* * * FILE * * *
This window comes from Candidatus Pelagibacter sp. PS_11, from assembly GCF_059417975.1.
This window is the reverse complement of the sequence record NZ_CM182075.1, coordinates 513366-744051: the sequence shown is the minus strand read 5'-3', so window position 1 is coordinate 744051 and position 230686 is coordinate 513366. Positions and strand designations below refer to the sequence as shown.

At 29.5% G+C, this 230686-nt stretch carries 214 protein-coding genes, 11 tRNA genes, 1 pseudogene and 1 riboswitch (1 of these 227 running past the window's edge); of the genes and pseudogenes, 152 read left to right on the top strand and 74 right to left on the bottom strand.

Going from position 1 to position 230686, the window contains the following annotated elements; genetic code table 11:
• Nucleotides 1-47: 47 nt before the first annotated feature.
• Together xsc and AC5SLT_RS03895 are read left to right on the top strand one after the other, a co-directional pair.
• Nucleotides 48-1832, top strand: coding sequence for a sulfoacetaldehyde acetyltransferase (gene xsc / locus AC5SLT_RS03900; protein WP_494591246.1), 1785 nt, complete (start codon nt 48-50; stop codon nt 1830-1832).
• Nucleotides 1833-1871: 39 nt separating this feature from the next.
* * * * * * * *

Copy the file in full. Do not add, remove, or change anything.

This window comes from Candidatus Pelagibacter sp. PS_11, from assembly GCF_059417975.1.
This window is the reverse complement of the sequence record NZ_CM182075.1, coordinates 513366-744051: the sequence shown is the minus strand read 5'-3', so window position 1 is coordinate 744051 and position 230686 is coordinate 513366. Positions and strand designations below refer to the sequence as shown.

At 29.5% G+C, this 230686-nt stretch carries 214 protein-coding genes, 11 tRNA genes, 1 pseudogene and 1 riboswitch (1 of these 227 running past the window's edge); of the genes and pseudogenes, 152 read left to right on the top strand and 74 right to left on the bottom strand.

Going from position 1 to position 230686, the window contains the following annotated elements; genetic code table 11:
• Nucleotides 1-47: 47 nt before the first annotated feature.
• Together xsc and AC5SLT_RS03895 are read left to right on the top strand one after the other, a co-directional pair.
• Nucleotides 48-1832, top strand: coding sequence for a sulfoacetaldehyde acetyltransferase (gene xsc / locus AC5SLT_RS03900; protein WP_494591246.1), 1785 nt, complete (start codon nt 48-50; stop codon nt 1830-1832).
• Nucleotides 1833-1871: 39 nt separating this feature from the next.